Valid for Submission
H33.029 is a billable diagnosis code used to specify a medical diagnosis of retinal detachment with multiple breaks, unspecified eye. The code H33.029 is valid during the fiscal year 2021 from October 01, 2020 through September 30, 2021 for the submission of HIPAA-covered transactions.
The ICD-10-CM code H33.029 might also be used to specify conditions or terms like new partial retinal detachment with multiple defects, partial recent retinal detachment with multiple defects, retinal detachment with multiple breaks or retinal detachment with retinal defect.
Unspecified diagnosis codes like H33.029 are acceptable when clinical information is unknown or not available about a particular condition. Although a more specific code is preferable, unspecified codes should be used when such codes most accurately reflect what is known about a patient's condition. Specific diagnosis codes should not be used if not supported by the patient's medical record.
The following clinical terms are approximate synonyms or lay terms that might be used to identify the correct diagnosis code:
- New partial retinal detachment with multiple defects
- Partial recent retinal detachment with multiple defects
- Retinal detachment with multiple breaks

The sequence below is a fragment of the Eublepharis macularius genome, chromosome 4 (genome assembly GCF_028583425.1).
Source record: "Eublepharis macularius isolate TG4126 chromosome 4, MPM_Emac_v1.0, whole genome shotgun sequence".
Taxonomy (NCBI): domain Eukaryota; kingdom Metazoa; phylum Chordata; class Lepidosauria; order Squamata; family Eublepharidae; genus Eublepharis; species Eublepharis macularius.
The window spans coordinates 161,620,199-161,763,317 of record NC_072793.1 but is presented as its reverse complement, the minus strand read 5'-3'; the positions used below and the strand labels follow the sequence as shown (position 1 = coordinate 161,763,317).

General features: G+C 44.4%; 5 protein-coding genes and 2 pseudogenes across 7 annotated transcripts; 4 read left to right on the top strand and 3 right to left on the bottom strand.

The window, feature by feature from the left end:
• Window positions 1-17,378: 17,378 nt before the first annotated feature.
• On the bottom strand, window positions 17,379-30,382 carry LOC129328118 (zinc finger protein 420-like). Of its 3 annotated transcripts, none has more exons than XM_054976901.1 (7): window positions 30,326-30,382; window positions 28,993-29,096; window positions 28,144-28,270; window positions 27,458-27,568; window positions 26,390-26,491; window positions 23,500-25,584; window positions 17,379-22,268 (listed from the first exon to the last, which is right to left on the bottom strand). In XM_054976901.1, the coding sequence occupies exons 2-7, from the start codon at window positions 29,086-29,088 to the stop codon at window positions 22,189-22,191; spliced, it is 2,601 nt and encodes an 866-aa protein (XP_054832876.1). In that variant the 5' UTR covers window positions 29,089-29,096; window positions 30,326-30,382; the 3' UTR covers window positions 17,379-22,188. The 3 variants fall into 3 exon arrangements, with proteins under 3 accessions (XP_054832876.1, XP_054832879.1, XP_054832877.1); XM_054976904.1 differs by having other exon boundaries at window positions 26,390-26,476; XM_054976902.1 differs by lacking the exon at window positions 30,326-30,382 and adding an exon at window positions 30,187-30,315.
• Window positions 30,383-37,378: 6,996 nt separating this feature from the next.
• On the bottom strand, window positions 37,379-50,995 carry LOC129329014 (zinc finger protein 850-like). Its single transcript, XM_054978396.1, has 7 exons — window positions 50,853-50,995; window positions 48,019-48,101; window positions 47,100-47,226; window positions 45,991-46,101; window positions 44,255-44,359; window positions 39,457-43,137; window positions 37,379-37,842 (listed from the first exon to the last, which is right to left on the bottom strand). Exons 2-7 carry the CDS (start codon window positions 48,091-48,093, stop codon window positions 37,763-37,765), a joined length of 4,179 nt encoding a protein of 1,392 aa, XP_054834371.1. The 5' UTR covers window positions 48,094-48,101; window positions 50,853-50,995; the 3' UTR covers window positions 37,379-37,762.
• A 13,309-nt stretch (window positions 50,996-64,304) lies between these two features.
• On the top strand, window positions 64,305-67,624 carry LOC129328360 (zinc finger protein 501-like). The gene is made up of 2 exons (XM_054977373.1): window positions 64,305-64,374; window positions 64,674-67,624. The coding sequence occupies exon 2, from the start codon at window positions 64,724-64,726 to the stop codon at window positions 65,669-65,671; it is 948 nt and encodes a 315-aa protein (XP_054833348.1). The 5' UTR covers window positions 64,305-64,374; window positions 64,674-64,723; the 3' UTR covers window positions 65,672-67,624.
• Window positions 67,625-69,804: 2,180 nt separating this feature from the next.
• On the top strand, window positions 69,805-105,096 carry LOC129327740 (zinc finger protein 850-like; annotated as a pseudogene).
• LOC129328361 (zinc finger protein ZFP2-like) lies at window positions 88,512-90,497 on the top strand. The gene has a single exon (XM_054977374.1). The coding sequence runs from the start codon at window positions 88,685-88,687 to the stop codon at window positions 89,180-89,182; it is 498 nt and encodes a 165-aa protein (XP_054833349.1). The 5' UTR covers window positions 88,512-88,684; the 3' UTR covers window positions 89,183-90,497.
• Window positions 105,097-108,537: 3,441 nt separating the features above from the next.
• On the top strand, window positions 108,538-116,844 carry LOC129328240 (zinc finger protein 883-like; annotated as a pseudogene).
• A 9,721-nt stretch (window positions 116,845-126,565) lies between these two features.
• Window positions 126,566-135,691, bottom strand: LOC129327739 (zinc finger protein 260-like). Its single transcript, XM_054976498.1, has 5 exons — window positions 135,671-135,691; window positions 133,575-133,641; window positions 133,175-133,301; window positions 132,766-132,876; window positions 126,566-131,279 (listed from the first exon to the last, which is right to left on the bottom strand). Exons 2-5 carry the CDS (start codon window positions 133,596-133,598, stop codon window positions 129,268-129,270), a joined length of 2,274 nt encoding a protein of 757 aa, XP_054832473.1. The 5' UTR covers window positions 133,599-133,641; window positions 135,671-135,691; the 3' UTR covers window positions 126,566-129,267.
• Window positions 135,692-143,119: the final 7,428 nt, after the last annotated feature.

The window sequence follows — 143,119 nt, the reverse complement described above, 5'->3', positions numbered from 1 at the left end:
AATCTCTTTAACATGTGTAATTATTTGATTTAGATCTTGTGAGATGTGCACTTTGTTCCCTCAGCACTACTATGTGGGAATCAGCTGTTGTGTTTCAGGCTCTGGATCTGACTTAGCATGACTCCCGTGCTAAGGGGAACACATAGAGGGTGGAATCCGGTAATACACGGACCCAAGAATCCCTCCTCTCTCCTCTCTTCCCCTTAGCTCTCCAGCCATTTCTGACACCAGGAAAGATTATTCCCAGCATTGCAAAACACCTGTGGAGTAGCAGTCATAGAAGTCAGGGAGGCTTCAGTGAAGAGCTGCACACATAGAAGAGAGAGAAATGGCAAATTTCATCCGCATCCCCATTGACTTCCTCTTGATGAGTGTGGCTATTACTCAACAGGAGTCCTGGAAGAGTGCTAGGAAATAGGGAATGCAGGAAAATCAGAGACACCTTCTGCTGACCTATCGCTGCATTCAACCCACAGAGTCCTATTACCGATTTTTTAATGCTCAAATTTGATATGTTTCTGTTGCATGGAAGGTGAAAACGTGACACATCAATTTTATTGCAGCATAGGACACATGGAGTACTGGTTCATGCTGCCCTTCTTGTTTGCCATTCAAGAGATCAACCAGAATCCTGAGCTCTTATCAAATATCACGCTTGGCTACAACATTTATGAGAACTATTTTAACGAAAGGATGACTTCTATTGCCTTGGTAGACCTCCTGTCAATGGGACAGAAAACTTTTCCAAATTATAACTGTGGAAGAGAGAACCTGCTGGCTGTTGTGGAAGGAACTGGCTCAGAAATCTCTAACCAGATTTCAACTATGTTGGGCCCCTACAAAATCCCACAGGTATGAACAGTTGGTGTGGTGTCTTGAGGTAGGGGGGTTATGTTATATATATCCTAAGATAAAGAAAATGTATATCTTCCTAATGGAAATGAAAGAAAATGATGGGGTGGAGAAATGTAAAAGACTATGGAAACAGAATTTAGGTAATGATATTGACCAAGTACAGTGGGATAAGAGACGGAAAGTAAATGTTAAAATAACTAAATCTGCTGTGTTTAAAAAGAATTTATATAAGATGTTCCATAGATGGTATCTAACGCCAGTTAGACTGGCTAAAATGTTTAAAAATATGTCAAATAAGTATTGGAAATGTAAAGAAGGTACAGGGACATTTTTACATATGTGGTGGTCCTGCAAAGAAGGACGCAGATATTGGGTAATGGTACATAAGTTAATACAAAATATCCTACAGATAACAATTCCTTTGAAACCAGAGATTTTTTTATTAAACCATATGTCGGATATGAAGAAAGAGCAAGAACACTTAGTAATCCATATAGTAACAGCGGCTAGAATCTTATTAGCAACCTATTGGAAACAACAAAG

- Retinal detachment with retinal defect
Diagnostic Related Groups - MS-DRG Mapping
Convert H33.029 to ICD-9 Code
The General Equivalency Mapping (GEM) crosswalk indicates an approximate mapping between the ICD-10 code H33.029 its ICD-9 equivalent. The approximate mapping means there is not an exact match between the ICD-10 code and the ICD-9 code and the mapped code is not a precise representation of the original code.
Information for Patients
The retina is a layer of tissue in the back of your eye that senses light and sends images to your brain. It provides the sharp, central vision needed for reading, driving, and seeing fine detail. A retinal detachment lifts or pulls the retina from its normal position. It can occur at any age, but it is more common in people over age 40. It affects men more than women and whites more than African Americans. A retinal detachment is also more likely to occur in people who
- Are extremely nearsighted
- Have had a retinal detachment in the other eye
- Have a family history of retinal detachment
- Have had cataract surgery
- Have other eye diseases or disorders
- Have had an eye injury
Symptoms include an increase in the number of floaters, which are little "cobwebs" or specks that float about in your field of vision, and/or light flashes in the eye. It may also seem like there is a "curtain" over your field of vision.
A retinal detachment is a medical emergency. If not promptly treated, it can cause permanent vision loss. If you have any symptoms, see an eye care professional immediately. Treatment includes different types of surgery.
NIH: National Eye Institute
- Retinal detachment (Medical Encyclopedia)
- Retinal detachment repair (Medical Encyclopedia)
[Learn More in MedlinePlus]